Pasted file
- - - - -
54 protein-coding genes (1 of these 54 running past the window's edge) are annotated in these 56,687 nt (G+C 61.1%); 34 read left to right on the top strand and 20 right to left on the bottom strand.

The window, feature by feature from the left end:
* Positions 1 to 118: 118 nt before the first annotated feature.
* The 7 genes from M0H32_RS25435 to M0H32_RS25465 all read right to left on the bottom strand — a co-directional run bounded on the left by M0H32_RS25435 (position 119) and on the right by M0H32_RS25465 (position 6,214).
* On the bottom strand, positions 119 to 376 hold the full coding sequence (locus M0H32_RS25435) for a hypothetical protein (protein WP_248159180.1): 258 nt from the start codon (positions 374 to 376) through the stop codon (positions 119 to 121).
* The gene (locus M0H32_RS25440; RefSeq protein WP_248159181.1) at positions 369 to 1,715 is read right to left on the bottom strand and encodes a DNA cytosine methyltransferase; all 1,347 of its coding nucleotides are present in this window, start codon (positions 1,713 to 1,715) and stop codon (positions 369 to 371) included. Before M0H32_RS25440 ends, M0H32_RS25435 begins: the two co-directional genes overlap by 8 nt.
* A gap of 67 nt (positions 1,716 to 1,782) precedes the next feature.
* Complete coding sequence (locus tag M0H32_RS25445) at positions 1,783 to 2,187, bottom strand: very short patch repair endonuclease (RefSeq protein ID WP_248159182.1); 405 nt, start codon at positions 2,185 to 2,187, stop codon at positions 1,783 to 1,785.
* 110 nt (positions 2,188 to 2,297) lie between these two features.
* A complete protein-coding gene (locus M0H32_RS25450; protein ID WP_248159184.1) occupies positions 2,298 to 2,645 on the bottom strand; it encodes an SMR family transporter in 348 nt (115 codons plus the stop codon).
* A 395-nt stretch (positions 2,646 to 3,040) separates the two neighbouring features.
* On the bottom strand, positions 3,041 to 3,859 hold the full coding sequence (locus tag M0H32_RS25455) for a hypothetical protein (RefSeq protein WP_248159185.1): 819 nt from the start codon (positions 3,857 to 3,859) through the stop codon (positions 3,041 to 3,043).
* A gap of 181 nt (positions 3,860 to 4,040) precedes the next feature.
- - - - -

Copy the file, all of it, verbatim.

54 protein-coding genes (1 of these 54 running past the window's edge) are annotated in these 56,687 nt (G+C 61.1%); 34 read left to right on the top strand and 20 right to left on the bottom strand.

The window, feature by feature from the left end:
* Positions 1 to 118: 118 nt before the first annotated feature.
* The 7 genes from M0H32_RS25435 to M0H32_RS25465 all read right to left on the bottom strand — a co-directional run bounded on the left by M0H32_RS25435 (position 119) and on the right by M0H32_RS25465 (position 6,214).
* On the bottom strand, positions 119 to 376 hold the full coding sequence (locus M0H32_RS25435) for a hypothetical protein (protein WP_248159180.1): 258 nt from the start codon (positions 374 to 376) through the stop codon (positions 119 to 121).
* The gene (locus M0H32_RS25440; RefSeq protein WP_248159181.1) at positions 369 to 1,715 is read right to left on the bottom strand and encodes a DNA cytosine methyltransferase; all 1,347 of its coding nucleotides are present in this window, start codon (positions 1,713 to 1,715) and stop codon (positions 369 to 371) included. Before M0H32_RS25440 ends, M0H32_RS25435 begins: the two co-directional genes overlap by 8 nt.
* A gap of 67 nt (positions 1,716 to 1,782) precedes the next feature.
* Complete coding sequence (locus tag M0H32_RS25445) at positions 1,783 to 2,187, bottom strand: very short patch repair endonuclease (RefSeq protein ID WP_248159182.1); 405 nt, start codon at positions 2,185 to 2,187, stop codon at positions 1,783 to 1,785.
* 110 nt (positions 2,188 to 2,297) lie between these two features.
* A complete protein-coding gene (locus M0H32_RS25450; protein ID WP_248159184.1) occupies positions 2,298 to 2,645 on the bottom strand; it encodes an SMR family transporter in 348 nt (115 codons plus the stop codon).
* A 395-nt stretch (positions 2,646 to 3,040) separates the two neighbouring features.
* On the bottom strand, positions 3,041 to 3,859 hold the full coding sequence (locus tag M0H32_RS25455) for a hypothetical protein (RefSeq protein WP_248159185.1): 819 nt from the start codon (positions 3,857 to 3,859) through the stop codon (positions 3,041 to 3,043).
* A gap of 181 nt (positions 3,860 to 4,040) precedes the next feature.